Some polymers, such as nylon and polyesters, both of which are thermosetting plastics, can be formed into fibers that, like hair, are very long relative to their cross-sectional area. These fibers can be woven into fabrics and cords and fashioned into clothing, tire cord, and other useful objects.

Making Polymers

The simplest example of a polymerization reaction is the formation of polyethylene from ethylene molecules (FIGURE 12.35). In this reaction, the double bond in each ethylene molecule “opens up,” and two of the electrons originally in this bond are used to form new C—C single bonds with two other ethylene molecules. This type of polymerization, in which monomers are coupled through their multiple bonds, is called addition polymerization.

We can write the equation for the polymerization reaction as follows:

Here n represents the large number—ranging from hundreds to many thousands—of monomer molecules (ethylene in this case) that react to form one polymer molecule. Within the polymer, a repeat unit (the unit shown in brackets in equation above) appears over and over along the entire chain. The ends of the chain are capped by carbon-hydrogen bonds or by some other bond, so that the end carbons have four bonds.

Polyethylene is an important material; its annual production exceeds 170 billion pounds each year. Although its composition is simple, the polymer is not easy to make. The right manufacturing conditions were identified only after many years of research. Today many forms of polyethylene, varying widely in physical properties, are known.

Polymers of other chemical compositions provide still greater variety in physical and chemical properties. TABLE 12.5 lists several other common polymers obtained by addition polymerization.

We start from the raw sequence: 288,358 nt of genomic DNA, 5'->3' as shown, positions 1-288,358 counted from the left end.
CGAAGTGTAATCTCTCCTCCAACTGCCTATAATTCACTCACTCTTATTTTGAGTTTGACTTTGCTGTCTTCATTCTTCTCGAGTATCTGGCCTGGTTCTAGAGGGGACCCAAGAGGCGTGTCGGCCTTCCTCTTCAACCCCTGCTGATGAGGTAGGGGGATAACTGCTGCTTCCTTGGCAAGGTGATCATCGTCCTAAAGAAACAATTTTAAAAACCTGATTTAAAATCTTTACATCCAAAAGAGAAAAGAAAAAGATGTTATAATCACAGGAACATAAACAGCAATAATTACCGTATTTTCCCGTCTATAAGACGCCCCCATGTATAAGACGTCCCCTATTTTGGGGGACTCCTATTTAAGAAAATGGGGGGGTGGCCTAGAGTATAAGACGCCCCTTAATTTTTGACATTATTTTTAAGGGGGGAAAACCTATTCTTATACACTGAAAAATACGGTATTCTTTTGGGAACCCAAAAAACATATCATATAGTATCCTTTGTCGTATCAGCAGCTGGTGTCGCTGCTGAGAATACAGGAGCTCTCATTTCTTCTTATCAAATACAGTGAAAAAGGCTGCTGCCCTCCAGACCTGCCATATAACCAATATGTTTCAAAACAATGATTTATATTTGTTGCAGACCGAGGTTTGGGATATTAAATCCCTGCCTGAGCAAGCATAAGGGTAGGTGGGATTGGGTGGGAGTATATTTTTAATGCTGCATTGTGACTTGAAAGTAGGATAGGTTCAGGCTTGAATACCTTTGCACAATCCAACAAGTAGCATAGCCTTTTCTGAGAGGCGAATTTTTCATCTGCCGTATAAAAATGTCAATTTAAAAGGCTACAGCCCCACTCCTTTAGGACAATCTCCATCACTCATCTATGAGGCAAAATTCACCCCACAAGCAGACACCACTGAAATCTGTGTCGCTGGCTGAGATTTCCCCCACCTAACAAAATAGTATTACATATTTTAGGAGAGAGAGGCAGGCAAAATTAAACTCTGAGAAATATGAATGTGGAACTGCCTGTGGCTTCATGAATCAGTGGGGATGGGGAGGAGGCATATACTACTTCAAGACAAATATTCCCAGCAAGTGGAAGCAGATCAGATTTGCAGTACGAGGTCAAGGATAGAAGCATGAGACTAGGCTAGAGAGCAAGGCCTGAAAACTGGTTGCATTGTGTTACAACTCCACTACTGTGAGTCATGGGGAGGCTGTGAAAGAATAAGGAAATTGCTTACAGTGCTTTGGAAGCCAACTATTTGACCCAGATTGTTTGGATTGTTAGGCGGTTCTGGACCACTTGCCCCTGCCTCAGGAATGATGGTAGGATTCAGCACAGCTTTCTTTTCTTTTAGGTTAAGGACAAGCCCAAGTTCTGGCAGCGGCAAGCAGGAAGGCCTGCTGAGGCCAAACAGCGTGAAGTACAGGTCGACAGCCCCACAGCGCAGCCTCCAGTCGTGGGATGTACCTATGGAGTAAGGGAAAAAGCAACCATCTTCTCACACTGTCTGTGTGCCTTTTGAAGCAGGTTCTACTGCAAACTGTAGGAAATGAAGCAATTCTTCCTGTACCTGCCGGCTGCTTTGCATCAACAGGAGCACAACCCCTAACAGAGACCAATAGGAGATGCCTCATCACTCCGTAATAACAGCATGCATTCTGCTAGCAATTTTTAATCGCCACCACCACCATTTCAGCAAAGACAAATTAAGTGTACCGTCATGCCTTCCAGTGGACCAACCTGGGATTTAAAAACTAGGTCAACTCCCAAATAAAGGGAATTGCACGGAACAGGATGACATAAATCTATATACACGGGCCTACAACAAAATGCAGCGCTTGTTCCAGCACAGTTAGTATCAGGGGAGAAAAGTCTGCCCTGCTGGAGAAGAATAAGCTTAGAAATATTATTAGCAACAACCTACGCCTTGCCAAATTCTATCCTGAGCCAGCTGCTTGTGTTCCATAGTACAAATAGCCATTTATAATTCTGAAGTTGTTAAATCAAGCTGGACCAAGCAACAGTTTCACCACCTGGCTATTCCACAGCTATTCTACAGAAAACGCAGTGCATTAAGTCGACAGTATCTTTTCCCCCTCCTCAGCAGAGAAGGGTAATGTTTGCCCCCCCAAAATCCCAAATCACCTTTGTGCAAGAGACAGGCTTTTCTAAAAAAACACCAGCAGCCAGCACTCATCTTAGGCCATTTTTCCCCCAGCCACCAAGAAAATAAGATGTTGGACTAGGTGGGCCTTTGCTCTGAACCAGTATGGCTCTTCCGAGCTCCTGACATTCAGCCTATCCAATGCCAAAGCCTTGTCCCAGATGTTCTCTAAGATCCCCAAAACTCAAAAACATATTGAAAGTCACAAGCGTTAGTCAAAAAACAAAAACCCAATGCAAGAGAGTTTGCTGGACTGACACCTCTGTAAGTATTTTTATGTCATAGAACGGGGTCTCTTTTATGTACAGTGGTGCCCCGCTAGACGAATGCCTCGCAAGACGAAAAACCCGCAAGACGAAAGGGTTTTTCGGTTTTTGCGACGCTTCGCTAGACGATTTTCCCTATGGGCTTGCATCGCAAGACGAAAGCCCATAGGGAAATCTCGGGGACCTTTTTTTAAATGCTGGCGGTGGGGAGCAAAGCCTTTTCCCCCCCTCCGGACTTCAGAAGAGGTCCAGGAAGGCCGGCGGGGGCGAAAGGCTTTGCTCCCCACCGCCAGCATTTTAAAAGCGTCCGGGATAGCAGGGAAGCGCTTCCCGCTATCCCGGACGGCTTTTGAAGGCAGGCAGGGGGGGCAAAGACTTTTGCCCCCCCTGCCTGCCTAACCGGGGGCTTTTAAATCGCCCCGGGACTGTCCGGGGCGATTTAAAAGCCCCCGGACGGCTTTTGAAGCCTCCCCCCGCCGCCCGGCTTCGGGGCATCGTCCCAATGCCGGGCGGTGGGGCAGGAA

FIGURE 12.35 The polymerization of ethylene monomers to make the polymer polyethylene.

TABLE 12.5 • Polymers of Commercial Importance

A second general reaction used to synthesize commercially important polymers is condensation polymerization. In a condensation reaction two molecules are joined to form a larger molecule by elimination of a small molecule, such as H2O. For example, an amine (a compound containing—NH2) reacts with a carboxylic acid (a compound containing—COOH) to form a bond between N and C plus an H2O molecule (FIGURE 12.37).

FIGURE 12.37 A condensation polymerization.

Recycling Plastics

If you look at the bottom of a plastic container, you are likely to see a recycle symbol containing a number, as shown in FIGURE 12.36. The number and the letter abbreviation below it indicate the kind of polymer from which the container is made, as summarized in TABLE 12.6. (The chemical structures of these polymers are shown in Table 12.5.) These symbols make it possible to sort containers by composition. In general, the lower the number, the greater the ease with which the material can be recycled.

TABLE 12.6 • Categories Used for Recycling Polymeric Materials in the United States

FIGURE 12.36 Recycling symbols. Most plastic containers manufactured today carry a recycling symbol indicating the type of polymer used to make the container and the polymer's suitability for recycling.

FIGURE 12.38 The formation of the copolymer nylon 6,6.

Polymers formed from two different monomers are called copolymers. In the formation of many nylons, a diamine, a compound with an —NH2 group at each end, is reacted with a diacid, a compound with a —COOH group at each end. For example, the copolymer nylon 6,6 is formed when a diamine that has six carbon atoms and an amino group on each end is reacted with adipic acid, which also has six carbon atoms (FIGURE 12.38). A condensation reaction occurs on each end of the diamine and the acid. The components of H2O are split out, and N—C bonds are formed between molecules.

Table 12.5 lists nylon 6,6 and some other common polymers obtained by condensation polymerization. Notice that these polymers have backbones containing N or O atoms as well as C atoms.


Is this molecule a better starting material for an addition polymer or a condensation polymer?

Structure and Physical Properties of Polymers

The simple structural formulas given for polyethylene and other polymers are deceptive. Because four bonds surround each carbon atom in polyethylene, the atoms are arranged in a tetrahedral fashion, so that the chain is not straight as we have depicted it. Furthermore, the atoms are relatively free to rotate around the C—C single bonds. Rather than being straight and rigid, therefore, the chains are flexible, folding readily (FIGURE 12.39). The flexibility in the molecular chains causes any material made of this polymer to be very flexible.